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Four Branches of Government?
Those of us embroiled in a sea of regulation may take little comfort from the fact that the Founding Fathers intended only three branches of government.
In Article 1 of the US Constitution, the separation of powers is clearly delineated into the Executive, Legislative and Judicial branches of government with the power held by each branch carefully identified. In particular, in Section 8, when identifying the powers of Congress, the Constitution says that among other things, Congress shall have the power, "To make all Laws which shall be necessary and proper for carrying into Execution the foregoing Powers, and all other Powers vested by this Constitution in the Government of the United States, or in any Department or Officer thereof." It does not say anyone else has the power to make laws and it does not say Congress has the power to hand law-making responsibility over to others, but after about 100 years, that is exactly what they figured out how to do.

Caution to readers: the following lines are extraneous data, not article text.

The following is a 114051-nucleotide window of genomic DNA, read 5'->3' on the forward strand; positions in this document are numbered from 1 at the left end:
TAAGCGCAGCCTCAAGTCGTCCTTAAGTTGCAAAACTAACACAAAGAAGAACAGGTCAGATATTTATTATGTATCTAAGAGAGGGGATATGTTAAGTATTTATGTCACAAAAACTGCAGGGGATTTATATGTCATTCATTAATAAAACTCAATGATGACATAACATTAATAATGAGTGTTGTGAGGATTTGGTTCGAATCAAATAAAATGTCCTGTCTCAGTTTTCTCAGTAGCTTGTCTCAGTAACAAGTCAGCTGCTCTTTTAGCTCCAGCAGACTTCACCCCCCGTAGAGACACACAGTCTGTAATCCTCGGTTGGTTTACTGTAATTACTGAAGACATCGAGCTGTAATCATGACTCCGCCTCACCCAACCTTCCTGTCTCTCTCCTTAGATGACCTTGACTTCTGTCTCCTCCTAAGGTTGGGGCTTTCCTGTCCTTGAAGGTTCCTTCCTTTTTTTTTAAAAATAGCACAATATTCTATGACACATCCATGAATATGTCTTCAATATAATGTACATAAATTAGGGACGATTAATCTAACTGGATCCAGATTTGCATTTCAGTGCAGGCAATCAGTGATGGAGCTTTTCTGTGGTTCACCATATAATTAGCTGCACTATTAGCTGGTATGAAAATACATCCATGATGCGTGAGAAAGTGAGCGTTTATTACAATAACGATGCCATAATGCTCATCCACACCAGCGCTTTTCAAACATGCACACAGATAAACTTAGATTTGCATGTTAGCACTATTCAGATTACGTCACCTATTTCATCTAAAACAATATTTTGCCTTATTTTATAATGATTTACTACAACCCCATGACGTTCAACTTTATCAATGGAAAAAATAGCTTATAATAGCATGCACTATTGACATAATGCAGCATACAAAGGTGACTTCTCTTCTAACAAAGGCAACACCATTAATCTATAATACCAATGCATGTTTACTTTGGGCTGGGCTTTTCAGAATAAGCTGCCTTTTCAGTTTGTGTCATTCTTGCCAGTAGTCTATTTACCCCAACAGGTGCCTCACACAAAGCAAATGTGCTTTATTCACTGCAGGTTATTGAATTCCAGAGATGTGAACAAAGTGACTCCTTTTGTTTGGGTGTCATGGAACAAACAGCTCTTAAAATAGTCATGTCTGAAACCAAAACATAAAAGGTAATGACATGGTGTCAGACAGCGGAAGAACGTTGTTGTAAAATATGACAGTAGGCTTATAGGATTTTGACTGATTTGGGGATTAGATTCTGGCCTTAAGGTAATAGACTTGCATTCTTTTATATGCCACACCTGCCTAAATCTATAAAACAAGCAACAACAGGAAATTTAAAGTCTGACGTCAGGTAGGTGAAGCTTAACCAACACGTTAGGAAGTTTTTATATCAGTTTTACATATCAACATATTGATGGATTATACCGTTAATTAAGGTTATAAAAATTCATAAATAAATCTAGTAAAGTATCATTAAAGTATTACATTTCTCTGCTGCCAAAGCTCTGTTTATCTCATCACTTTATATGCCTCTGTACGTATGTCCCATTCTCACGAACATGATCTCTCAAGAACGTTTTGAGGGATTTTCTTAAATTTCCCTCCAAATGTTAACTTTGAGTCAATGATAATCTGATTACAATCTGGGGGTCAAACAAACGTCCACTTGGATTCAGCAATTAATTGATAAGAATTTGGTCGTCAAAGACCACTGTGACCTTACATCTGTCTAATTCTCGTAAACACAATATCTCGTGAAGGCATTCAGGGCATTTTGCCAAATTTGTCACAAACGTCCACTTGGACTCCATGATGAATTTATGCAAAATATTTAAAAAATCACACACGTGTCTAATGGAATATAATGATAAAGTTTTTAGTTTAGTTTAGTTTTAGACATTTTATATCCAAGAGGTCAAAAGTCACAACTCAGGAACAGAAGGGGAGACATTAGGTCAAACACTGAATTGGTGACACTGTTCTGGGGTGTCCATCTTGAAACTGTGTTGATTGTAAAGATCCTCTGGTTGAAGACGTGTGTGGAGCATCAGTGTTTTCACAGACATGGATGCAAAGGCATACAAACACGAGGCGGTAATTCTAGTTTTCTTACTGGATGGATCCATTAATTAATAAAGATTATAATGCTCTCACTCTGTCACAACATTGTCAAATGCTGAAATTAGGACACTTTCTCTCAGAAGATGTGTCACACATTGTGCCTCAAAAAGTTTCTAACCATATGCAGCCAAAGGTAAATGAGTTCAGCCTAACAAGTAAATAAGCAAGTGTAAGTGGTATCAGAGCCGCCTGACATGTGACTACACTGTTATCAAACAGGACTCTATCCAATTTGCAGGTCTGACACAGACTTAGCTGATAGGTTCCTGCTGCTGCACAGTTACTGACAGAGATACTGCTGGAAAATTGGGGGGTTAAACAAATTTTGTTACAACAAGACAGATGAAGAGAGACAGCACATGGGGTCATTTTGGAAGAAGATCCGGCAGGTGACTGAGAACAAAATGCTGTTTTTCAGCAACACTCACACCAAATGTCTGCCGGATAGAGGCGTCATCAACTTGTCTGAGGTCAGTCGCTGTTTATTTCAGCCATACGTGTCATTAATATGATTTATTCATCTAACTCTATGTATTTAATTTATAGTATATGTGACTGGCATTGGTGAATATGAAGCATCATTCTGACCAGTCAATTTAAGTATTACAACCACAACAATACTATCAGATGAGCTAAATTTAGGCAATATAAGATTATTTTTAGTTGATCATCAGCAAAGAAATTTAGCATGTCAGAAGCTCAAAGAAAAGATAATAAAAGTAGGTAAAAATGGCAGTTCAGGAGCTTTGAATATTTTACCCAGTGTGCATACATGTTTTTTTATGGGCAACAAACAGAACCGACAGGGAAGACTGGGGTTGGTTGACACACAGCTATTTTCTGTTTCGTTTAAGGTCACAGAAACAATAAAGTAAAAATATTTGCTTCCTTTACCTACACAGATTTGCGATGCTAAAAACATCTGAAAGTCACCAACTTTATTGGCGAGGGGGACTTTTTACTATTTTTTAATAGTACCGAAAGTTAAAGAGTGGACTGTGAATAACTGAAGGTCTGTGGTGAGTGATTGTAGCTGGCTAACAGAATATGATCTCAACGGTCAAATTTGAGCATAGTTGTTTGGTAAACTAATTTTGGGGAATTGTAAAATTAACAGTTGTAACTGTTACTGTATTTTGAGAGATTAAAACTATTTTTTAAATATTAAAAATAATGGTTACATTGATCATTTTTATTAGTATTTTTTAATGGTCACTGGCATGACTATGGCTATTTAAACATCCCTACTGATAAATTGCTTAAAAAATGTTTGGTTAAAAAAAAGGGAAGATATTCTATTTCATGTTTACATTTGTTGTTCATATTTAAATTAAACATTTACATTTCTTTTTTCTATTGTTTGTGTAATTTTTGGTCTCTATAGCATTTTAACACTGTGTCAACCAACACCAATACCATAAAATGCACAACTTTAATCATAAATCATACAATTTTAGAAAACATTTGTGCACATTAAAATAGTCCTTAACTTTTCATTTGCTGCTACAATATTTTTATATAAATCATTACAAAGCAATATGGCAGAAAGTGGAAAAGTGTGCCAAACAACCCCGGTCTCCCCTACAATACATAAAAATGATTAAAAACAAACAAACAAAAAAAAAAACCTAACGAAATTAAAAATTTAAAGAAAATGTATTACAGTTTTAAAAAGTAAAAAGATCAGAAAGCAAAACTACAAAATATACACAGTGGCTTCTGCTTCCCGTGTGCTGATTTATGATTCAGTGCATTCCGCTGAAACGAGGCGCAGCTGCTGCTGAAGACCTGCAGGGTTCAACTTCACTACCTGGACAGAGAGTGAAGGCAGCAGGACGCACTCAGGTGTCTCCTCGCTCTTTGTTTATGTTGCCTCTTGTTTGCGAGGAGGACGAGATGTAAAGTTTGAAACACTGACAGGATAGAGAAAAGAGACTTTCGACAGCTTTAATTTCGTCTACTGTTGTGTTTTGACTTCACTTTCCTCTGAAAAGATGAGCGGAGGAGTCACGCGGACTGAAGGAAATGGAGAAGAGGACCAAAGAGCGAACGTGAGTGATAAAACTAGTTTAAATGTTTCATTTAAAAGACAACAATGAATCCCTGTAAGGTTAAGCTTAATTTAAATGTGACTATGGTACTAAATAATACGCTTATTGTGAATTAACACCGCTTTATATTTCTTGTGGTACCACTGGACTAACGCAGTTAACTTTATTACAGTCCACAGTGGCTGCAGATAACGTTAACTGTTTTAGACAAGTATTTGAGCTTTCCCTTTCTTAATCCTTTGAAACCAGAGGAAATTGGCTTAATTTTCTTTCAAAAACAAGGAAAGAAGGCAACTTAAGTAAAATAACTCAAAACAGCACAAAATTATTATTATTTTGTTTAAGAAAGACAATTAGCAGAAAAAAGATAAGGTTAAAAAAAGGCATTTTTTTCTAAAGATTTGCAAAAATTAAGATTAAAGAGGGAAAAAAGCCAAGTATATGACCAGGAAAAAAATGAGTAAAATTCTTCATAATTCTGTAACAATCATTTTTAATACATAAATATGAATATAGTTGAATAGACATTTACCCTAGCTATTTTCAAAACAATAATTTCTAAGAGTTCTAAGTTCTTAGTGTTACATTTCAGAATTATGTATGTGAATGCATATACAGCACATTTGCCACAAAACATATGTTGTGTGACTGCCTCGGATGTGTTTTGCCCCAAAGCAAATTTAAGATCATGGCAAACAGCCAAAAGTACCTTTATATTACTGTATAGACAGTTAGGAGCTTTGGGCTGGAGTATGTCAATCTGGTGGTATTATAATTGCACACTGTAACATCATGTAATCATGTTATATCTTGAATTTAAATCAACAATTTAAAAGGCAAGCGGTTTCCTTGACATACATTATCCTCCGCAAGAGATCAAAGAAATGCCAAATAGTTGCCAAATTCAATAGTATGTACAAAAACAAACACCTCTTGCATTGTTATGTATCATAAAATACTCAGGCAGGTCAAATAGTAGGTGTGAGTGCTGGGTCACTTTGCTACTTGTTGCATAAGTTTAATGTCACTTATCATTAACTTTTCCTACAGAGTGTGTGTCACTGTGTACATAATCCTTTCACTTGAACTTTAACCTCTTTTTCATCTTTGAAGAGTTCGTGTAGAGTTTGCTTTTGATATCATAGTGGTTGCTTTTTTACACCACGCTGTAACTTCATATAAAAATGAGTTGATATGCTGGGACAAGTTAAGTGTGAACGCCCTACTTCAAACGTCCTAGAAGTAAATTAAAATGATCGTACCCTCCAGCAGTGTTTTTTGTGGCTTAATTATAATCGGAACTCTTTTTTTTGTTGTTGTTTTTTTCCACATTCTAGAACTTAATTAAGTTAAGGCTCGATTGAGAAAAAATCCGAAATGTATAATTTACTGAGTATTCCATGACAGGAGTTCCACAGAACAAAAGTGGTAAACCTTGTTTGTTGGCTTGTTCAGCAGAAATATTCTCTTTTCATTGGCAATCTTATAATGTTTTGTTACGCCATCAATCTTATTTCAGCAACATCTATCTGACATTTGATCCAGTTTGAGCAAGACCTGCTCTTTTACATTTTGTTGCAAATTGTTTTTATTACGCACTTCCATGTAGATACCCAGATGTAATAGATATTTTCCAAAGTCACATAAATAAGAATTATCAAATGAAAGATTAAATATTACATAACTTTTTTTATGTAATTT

In 1887, Congress created the Interstate Commerce Commission to regulate railroads and ensure "fair" rates. This was the first commission ever created and thus began the Fourth Branch of the US government. Today, there are thousands of agencies and commissions that don't answer to the people and don't answer to Congress. They only answer to the statute that created them. The direct result is the bloated and overreaching Federal government we have today.
The Founding Fathers never suspected Congress would abdicate its responsibility under the vesting clause and create any entity accountable to no one. If they (or maybe we) got the chance to do it over, the Constitution's vesting clause would have to be reinforced to avoid this shameful shirking of duty. The "Fourth Branch" of government has allowed Congress to avert responsibility, place blame elsewhere, avoid work and expand government at the alarming pace at which it proceeds today. Imagine if Congress had to make every law and rule themselves and would have to answer to the people as they do now for doing so. We would have many fewer laws on the books and those we had would be much more sensible.